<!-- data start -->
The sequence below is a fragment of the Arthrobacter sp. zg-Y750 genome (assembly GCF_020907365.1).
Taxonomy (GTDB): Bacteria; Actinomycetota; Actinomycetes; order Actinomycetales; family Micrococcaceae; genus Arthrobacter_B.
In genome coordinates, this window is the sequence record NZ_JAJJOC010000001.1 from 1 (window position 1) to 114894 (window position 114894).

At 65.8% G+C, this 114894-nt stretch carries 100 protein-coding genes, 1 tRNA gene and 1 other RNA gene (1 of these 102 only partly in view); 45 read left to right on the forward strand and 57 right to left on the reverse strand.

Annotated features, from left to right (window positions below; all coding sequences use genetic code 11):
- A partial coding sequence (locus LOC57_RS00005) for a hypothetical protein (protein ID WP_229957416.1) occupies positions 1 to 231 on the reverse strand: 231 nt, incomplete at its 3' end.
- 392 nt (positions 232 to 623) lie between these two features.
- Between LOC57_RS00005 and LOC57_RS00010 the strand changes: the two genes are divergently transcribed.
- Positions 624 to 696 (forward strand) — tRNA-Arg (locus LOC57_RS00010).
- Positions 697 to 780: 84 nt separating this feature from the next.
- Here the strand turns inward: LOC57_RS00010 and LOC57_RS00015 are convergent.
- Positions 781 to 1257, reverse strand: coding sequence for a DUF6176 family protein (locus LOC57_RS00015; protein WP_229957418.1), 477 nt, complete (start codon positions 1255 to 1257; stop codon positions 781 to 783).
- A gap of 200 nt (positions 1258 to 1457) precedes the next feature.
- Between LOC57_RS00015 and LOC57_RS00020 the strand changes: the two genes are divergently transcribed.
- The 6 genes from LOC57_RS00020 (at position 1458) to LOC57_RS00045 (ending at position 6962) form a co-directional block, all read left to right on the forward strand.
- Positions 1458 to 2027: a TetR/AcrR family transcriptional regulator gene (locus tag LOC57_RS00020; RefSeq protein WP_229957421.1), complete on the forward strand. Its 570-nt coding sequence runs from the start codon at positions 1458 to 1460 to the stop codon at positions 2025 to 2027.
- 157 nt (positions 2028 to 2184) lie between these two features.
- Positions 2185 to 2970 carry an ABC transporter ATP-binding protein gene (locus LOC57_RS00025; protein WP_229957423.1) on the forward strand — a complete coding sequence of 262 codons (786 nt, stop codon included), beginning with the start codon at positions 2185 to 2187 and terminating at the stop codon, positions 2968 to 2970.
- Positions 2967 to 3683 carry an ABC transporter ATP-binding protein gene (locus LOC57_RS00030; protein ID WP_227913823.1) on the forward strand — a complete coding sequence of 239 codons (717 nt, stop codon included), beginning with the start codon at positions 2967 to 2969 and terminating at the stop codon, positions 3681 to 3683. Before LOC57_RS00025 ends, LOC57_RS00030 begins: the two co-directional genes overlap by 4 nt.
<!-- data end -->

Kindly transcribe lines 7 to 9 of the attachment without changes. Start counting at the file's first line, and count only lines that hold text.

- 392 nt (positions 232 to 623) lie between these two features.
- Between LOC57_RS00005 and LOC57_RS00010 the strand changes: the two genes are divergently transcribed.
- Positions 624 to 696 (forward strand) — tRNA-Arg (locus LOC57_RS00010).